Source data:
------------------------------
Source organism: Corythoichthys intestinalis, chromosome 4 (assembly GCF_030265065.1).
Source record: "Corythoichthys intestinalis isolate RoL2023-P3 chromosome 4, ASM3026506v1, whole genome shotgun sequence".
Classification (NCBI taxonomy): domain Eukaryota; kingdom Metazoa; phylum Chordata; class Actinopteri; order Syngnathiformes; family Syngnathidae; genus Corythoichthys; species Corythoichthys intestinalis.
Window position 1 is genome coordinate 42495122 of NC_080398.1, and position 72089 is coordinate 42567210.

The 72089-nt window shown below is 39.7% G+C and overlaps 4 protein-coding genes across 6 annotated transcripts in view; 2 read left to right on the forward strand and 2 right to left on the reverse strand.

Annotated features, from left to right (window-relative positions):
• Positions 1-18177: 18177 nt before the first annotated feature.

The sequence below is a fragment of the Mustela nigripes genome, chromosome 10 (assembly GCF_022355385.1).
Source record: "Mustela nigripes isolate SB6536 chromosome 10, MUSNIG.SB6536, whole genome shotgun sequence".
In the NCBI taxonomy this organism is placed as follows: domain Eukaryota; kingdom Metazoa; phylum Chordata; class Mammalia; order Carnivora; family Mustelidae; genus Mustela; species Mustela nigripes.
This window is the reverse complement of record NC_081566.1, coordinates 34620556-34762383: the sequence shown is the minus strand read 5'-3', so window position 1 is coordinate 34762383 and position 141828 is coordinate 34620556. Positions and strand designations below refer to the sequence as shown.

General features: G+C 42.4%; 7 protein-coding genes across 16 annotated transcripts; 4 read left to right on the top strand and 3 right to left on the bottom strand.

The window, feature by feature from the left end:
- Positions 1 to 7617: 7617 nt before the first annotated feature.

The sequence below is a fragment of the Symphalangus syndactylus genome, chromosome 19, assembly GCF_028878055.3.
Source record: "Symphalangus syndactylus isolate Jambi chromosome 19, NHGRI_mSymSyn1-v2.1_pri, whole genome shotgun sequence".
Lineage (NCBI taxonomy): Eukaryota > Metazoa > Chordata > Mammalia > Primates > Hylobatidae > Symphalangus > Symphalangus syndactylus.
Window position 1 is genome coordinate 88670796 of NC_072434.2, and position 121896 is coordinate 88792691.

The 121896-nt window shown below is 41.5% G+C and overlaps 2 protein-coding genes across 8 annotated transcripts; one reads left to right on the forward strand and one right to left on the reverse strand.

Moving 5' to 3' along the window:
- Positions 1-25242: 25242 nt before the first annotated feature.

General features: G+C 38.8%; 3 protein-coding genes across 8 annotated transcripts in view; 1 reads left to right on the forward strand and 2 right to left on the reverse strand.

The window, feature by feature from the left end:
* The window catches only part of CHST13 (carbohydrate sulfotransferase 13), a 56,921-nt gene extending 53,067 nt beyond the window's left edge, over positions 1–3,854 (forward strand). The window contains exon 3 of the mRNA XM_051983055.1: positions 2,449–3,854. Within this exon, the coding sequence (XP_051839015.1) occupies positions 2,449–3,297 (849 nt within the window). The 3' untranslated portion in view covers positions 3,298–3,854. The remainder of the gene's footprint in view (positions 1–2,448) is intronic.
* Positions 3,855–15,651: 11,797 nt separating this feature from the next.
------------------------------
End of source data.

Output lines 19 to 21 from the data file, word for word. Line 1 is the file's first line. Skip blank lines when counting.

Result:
The 121896-nt window shown below is 41.5% G+C and overlaps 2 protein-coding genes across 8 annotated transcripts; one reads left to right on the forward strand and one right to left on the reverse strand.

Moving 5' to 3' along the window:
- Positions 1-25242: 25242 nt before the first annotated feature.